Introduction: How to Transform Any Picture in a Paint
For a while I wanted to paint a mural on the wall of my room but I am not very good at drawing, I found incredible images that gave me ideas to capture on the wall, but when I passed them to a larger format they were very different.
This is why I looked for a way to pass an image to scale and make a great mural that I would enjoy. This tecnique was used for several great painters like Antonio Lopez, Edgar Degas, Rafael Sanzio, etc.
In this instructable you will learn to pass images to scale from a small format to a large format (you can also pass images to smaller formats) and make beautiful works of art using as an example a canvas. I hope you like it.
- A canvas (in this case you can use a wall, or a paper, or any superfice that you want)
- Oil paint*
- Turpentine essence or any oil solvent*
- Paper or cloth towel
- Mixing paddle
- A photograph or illustration
Note*: The right material depends on each surface and the final size of the paint.
For example: if you want to make a 3x3 meter mural,you surely need to use large brushes and rollers; also need another type of paint, such as acrylic or spray paint. In the case of a small drawing on paper, you could use colored pencils or watercolors.
The final result depends on your creativity in the materials you decide to use.
Step 1: Choose Your Picture
First you must look for the image you want to capture, it can be a photograph of the internet or yours, it can be an illustration or even a collage of images. The important thing is that they are in the same document.
In this example, I took a Photo by Jessica Felicio on Unsplash.
Step 2: Make the Grid
To make the grid you have a world of possibilities, it all depends on whether you have the image in physical or digital.
It is easier if you have the digital image but I will explain both ways.
In case you have the physical image, I recommend using parchment paper, butter paper or transparent acetate. Position the paper or acetate on top of the image you want to copy and copy the margin of the image.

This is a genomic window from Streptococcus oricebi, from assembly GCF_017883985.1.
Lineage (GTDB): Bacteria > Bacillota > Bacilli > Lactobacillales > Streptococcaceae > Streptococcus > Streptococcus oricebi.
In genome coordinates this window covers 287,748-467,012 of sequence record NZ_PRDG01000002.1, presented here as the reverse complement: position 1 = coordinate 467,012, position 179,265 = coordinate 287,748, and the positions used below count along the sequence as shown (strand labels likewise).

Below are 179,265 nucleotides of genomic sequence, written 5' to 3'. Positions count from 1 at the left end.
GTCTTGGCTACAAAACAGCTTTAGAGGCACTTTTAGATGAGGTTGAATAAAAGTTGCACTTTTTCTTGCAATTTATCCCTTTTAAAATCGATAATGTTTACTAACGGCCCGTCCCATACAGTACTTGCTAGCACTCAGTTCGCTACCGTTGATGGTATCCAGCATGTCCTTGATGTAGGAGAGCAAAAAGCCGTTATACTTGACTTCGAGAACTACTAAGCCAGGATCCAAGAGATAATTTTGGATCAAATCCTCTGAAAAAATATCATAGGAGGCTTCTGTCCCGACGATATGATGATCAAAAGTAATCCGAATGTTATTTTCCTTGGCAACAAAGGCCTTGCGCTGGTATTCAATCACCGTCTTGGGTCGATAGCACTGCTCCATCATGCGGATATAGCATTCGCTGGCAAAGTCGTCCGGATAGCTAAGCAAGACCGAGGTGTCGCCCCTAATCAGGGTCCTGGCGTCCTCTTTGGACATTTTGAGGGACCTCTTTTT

Divide the shortest side of the image margin into the number of frames you consider relevant can be 8, 10, 16, etc. For example if it measures 50cm you can divide it into 10, getting 10 squares of 5cm2.
When you have a measurement, determine half of the longest side and start measuring the same measurement from the middle, no matter if the grid does not fit perfectly you can do it the same when you are doing it on the paint surface. For example, if the other side measures 60cm, it starts from the middle, that is, 30cm, and is measuring 5cm to the left and then to the right, that will result in 12 divisions.
In case that you have a digital image, you can easily create a grid using any photo editing program or illustrations, such as autodesk, photoshop, adobe illustrator, etc.
To do this, open the document in any of these programs and select the make a grid option. modify the size of the squares until the grid fits the margin of your picture.
The number of frames on your grid can vary as you wish, however you should keep in mind that a grid with more frames will be more difficult to copy and more confusing when locating the lines, but it will allow you to copy more accurately the image.
Step 3: Copy the Grid
To copy the grid you must adapt the surface to the measurements of your model image.
For this you must save the ratio of the width and length measurements of the images in your image.
Therefore, if you have an image of 30x30cm, when you move it, the paint surface must have the same relationship.